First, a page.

Last night was story time about when to lift. Tonight is a double lesson but no story time. Let’s go!
UTR Lesson #3 – Excellence speaks silent volumes.
Each person below had a specific job and they were exceptional in it. Their excellence was so pronounced that they were asked to do it for years.
Some of them, like Dr. Yancey (bottom right) had academic preparation to adequately describe the miracle of Lazarus’s death. I’ve never been so excited to hear about death in my life. Trust me, Family, you will almost throw your shoe during his soliloquy. Get the recording. You’ll also see him sing opera, but don’t tell him I told you. 🙂
Pastor Mark V. Brown, Sr. and his shofar (top left). Powerful. Each performance, he would sit patiently and wait until his appointed time. No fanfare. Gentle smile. Focused and calm. I admired his position and stewardship of such a revered symbol.
Mr. Hubert (top right) built the props and orchestrated his team like a conductor leads a symphony. He knew every piece of every part and could move something in record time. When I asked him if he went to school for it, he said no… God showed him what to do. *mind blown*
Ms. Ruthie was my sweet firecracker (bottom left). Everything was on stage because of her amazing stage management. Impeccable, small, and mighty. With her white gloves and super stare, this production ran like a ship seasoned for the seas.
The voice of Antonio Bowman is one to be marveled. I can’t tell you how many times I cried and jumped when he sang during the Triumphal Entry. Every year, that’s the voice you’re waiting for and every year, he sings like it’s his last (his words, not mine). I also can’t tell you how many times we laughed backstage. Jokes are good for the soul and we had plenty.
Excellence is consistent and UTR resurrected that truth in me. I’ve been working in the arts since I was child. From then to even now, people assumed I didn’t need help because it didn’t look like it. A sliver of burnout was peeking over the horizon and I prayed it wouldn’t rise. I prayed that God would resuscitate me for the rest of the journey because I love my lanes. Whether behind the scenes, hosting a principal part, or delivering several parts, excellence was everywhere that weekend and it was life-giving. Then, God gave me Lesson #4.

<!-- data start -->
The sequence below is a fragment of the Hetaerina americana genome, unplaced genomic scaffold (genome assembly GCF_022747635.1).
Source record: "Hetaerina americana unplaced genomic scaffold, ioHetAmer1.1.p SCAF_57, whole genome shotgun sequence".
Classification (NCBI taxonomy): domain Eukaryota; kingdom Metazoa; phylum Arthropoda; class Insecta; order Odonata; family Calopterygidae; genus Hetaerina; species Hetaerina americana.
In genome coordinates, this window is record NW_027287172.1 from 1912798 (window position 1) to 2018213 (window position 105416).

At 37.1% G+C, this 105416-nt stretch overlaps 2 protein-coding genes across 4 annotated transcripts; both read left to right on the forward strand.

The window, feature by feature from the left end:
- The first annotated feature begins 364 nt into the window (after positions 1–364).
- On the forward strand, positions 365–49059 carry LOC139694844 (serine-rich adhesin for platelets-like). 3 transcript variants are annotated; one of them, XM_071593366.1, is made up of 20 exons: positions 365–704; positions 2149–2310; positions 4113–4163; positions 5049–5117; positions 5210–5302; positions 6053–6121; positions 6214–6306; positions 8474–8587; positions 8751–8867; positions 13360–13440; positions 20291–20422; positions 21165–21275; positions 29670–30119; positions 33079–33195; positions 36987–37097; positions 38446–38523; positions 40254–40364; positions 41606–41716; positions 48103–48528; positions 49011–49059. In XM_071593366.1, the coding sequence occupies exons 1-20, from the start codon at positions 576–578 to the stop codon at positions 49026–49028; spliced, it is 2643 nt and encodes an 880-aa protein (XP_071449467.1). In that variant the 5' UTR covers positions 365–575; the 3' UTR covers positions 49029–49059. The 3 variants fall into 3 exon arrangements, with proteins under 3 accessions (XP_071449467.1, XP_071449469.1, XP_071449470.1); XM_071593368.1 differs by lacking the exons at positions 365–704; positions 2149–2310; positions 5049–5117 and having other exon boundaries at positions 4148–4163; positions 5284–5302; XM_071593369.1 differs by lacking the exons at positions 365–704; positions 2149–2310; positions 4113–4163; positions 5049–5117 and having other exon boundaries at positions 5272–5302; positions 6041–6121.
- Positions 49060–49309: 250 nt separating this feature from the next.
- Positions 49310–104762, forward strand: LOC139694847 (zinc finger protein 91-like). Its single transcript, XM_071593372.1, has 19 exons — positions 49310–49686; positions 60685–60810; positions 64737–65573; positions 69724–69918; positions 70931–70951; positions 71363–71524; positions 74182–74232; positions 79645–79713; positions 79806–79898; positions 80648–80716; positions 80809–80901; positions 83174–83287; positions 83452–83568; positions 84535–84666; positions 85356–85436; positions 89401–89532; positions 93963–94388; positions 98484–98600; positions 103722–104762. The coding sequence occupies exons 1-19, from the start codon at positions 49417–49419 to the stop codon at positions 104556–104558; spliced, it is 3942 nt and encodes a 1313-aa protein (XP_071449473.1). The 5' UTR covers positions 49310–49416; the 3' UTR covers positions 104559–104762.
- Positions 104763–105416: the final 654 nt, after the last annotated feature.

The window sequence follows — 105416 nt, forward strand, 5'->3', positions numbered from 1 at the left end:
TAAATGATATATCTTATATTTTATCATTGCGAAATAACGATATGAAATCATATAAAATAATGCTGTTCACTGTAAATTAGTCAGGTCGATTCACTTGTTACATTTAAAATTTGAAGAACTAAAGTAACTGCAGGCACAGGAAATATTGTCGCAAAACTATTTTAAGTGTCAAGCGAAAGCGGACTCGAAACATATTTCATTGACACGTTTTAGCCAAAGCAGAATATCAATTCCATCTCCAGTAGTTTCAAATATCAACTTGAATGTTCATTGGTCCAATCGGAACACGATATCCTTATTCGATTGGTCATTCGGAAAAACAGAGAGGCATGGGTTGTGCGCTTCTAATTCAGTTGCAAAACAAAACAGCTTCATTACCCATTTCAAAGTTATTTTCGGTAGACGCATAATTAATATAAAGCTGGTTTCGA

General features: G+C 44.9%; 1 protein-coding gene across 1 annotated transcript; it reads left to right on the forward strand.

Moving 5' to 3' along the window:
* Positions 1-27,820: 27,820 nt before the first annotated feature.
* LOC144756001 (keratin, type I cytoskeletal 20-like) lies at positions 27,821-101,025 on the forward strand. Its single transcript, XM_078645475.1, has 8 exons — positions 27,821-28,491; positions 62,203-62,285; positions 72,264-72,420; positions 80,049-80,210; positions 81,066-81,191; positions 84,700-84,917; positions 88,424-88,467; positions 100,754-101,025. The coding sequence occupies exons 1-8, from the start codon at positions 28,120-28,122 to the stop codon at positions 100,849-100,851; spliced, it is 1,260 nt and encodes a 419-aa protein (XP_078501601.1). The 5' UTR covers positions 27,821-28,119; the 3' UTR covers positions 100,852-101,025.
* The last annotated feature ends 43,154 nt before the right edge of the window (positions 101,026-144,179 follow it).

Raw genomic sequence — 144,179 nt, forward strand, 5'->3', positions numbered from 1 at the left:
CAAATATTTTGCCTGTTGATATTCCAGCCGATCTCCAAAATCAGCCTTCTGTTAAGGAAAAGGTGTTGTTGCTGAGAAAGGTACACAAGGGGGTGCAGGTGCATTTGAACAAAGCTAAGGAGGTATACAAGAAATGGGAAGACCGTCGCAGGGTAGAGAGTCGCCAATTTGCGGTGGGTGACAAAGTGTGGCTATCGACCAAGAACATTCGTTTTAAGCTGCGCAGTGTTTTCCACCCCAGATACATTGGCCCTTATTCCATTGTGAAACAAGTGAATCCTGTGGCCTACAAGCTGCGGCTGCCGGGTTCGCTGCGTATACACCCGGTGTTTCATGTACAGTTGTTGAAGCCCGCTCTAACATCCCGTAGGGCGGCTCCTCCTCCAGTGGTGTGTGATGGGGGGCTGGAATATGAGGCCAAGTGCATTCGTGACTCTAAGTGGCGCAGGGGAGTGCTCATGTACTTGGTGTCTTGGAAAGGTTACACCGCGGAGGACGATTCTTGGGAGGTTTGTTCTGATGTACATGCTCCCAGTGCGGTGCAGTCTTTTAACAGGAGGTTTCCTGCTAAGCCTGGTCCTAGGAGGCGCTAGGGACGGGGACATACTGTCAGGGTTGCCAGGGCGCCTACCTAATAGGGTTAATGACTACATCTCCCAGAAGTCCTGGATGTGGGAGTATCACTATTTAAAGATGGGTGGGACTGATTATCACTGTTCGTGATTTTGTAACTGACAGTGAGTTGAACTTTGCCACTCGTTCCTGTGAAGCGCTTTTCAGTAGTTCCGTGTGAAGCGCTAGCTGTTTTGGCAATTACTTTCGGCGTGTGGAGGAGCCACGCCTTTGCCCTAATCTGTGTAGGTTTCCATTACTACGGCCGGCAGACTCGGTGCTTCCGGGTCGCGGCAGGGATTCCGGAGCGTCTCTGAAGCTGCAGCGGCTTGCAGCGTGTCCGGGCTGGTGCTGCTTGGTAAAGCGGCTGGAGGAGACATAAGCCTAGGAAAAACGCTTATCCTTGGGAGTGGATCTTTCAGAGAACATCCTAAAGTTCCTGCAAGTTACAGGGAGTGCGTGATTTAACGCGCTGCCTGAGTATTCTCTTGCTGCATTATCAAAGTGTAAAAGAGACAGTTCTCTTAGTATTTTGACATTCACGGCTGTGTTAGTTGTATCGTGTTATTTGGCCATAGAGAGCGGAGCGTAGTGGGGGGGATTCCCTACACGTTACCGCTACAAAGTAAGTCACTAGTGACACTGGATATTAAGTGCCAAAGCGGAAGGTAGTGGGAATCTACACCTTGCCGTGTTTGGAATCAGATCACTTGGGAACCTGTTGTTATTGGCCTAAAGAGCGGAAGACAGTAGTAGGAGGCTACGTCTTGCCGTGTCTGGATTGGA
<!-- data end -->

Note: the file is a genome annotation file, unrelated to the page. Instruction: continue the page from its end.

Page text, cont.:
UTR Lesson #4 – A dream takes a village.
The beauty about a dream is that isn’t yours.
The birth plan of a vision can expand well over 9 months, but the best part is that you’re not alone. You’re actually part of a symphony. You just haven’t met the rest of the musicians yet.
When I observed these moments in time, I couldn’t help but notice a proverbial hum of workmanship in every area. The make-up team was preparing the dancers for their next scene. The sound technicians checked levels. The gloved hands of the crew waiting for their cue to raise the curtain or the actor in his harness. Ashlee and I formed a tag team to take down a disciple’s braided hair (representation is important in Biblical performances, by the way).
When excellence is at work, God will bring the village. He will send the help. I believe that now more than ever.
Being a creative can be daunting, but being a creative in Kingdom arts can compound the fatigue. The idea is that you don’t need anything or anyone because you’re doing it for God and God has everything, so hey… you’ll be alright. Just keep going. Who cares if you have one leg left, an eyeball barely in socket, and a sore throat? Who cares if you can’t pay your bills because you’ve donated all of your labor? God is good! Keep going! Well, that’s a narrative I vow to change – in a different avenue, so let’s get back to this road.
The miracle of UTR is that two people multiplied into many hands which created lighter work, yet the excellence was not watered down. That’s amazing to me. No longer do you have to toil in a silo (talking to myself).
What a village, we were. My mother and aunt served food to hundreds of cast and crew. My two sisters/Workmanship Incorporated teammates were part of the make-up squad. Two young ladies that grew up in the production were now applying make-up and lashes on two veteran department directors. I helped one year and brought others. Others helped and brought more others.
There goes that Lesson #1 again.
Simply put, the vision seems too big because I am not designed to carry it alone.
God will send me my village to help me carry out his instructions. I no longer feel heavy with doubt that I won’t be able to carry the vision to term. I see what’s possible if I just do my part in excellence.
The same goes for you, Family. If you’re standing next to an incredible task, know that you’re not alone. Someone else is standing next to one and possibly the same one. Looking up at it and getting dizzy.
We have help coming. Encouragement, financials, employees, volunteers, venues… it’s coming. And if you look around – just pause and look – you might find that your help is already here.
I’m praying for you. We got this. Keep dreaming.
Peace & Thanks for listening. I love y’all.